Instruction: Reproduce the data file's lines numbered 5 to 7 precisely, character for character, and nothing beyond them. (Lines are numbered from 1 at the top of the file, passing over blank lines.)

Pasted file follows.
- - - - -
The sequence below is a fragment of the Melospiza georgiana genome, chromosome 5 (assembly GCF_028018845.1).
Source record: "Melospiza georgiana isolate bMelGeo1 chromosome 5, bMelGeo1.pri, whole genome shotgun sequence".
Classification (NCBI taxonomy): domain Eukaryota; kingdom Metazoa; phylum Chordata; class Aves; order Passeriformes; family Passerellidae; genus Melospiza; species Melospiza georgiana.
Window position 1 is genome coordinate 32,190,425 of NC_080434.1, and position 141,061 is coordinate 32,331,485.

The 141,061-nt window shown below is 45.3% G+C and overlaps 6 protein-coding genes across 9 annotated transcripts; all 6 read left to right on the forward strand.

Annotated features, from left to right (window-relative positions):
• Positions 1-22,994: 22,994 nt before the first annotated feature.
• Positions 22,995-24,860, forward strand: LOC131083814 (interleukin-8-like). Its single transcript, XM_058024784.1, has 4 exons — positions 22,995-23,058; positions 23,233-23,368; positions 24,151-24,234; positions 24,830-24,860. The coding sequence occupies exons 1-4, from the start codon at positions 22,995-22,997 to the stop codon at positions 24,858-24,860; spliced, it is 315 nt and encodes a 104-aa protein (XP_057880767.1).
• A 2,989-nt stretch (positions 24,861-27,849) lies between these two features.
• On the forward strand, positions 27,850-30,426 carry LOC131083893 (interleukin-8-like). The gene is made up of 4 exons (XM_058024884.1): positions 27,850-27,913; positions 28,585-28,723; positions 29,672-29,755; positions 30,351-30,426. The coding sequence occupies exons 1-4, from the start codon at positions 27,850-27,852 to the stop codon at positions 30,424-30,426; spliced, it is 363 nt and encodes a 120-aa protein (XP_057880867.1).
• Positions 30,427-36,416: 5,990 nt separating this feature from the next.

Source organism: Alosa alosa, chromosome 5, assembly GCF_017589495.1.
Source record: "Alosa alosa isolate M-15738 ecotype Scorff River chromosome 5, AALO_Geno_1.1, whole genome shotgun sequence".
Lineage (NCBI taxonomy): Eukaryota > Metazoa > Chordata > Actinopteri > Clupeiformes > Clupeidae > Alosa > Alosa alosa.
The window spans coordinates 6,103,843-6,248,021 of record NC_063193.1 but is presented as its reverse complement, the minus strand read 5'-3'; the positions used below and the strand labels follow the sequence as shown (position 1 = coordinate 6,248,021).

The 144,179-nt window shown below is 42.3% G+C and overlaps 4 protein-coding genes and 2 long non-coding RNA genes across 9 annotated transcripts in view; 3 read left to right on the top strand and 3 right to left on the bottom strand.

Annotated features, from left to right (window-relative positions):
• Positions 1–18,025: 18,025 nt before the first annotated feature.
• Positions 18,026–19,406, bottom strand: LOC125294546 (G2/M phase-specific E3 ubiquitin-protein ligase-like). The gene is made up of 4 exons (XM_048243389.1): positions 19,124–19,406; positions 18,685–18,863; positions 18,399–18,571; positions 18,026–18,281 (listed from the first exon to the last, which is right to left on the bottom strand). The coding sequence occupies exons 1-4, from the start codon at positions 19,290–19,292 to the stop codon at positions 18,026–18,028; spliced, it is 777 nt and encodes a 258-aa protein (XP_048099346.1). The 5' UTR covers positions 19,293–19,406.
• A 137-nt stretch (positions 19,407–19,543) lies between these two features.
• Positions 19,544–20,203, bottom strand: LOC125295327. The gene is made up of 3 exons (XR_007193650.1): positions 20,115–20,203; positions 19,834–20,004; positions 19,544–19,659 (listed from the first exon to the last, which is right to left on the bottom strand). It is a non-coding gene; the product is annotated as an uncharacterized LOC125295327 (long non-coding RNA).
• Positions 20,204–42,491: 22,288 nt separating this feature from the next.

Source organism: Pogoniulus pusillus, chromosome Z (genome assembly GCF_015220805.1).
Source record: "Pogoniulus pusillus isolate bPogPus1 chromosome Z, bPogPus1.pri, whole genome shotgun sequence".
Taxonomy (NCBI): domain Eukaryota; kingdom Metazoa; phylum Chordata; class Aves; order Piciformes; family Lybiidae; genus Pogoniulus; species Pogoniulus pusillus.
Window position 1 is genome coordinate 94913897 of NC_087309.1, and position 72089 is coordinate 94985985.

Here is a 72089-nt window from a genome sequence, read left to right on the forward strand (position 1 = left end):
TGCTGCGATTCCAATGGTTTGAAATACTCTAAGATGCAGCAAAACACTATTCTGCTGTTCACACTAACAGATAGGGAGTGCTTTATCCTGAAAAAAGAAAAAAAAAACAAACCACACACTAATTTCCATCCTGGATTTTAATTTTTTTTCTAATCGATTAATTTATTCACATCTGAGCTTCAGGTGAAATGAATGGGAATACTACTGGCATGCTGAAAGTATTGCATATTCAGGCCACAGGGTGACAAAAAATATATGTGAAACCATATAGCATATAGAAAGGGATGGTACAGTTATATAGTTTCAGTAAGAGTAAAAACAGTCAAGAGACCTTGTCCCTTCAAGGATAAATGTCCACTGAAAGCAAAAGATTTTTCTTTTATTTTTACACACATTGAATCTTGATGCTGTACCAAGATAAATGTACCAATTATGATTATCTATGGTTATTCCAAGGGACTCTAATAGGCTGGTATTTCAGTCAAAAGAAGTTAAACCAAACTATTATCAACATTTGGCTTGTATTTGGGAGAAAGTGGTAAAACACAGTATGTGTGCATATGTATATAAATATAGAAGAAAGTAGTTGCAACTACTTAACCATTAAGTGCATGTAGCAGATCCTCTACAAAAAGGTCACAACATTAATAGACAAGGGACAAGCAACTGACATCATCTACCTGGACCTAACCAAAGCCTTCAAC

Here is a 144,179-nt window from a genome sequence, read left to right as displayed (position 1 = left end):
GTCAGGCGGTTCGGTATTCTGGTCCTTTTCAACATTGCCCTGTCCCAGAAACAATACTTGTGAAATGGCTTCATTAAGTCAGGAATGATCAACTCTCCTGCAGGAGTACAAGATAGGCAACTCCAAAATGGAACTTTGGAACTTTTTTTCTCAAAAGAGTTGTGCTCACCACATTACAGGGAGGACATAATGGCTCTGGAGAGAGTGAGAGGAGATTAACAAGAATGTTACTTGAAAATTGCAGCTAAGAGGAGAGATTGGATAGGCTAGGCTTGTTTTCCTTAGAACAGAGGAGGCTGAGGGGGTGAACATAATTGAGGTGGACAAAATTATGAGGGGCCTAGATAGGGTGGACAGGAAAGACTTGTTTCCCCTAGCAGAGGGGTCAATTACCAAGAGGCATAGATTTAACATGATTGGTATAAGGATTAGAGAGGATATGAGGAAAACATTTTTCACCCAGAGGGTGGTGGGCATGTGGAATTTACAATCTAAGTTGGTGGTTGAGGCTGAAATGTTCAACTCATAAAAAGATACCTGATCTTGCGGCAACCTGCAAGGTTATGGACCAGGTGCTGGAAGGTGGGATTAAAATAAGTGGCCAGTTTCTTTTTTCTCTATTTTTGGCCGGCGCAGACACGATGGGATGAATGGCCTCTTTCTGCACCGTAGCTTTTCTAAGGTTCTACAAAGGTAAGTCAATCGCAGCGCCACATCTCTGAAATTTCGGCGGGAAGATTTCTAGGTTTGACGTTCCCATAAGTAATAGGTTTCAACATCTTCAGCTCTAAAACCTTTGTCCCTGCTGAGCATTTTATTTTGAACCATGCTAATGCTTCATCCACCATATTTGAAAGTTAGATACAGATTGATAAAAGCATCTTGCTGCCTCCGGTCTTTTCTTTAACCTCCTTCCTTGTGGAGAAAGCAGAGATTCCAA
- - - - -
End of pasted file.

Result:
The 141,061-nt window shown below is 45.3% G+C and overlaps 6 protein-coding genes across 9 annotated transcripts; all 6 read left to right on the forward strand.

Annotated features, from left to right (window-relative positions):
• Positions 1-22,994: 22,994 nt before the first annotated feature.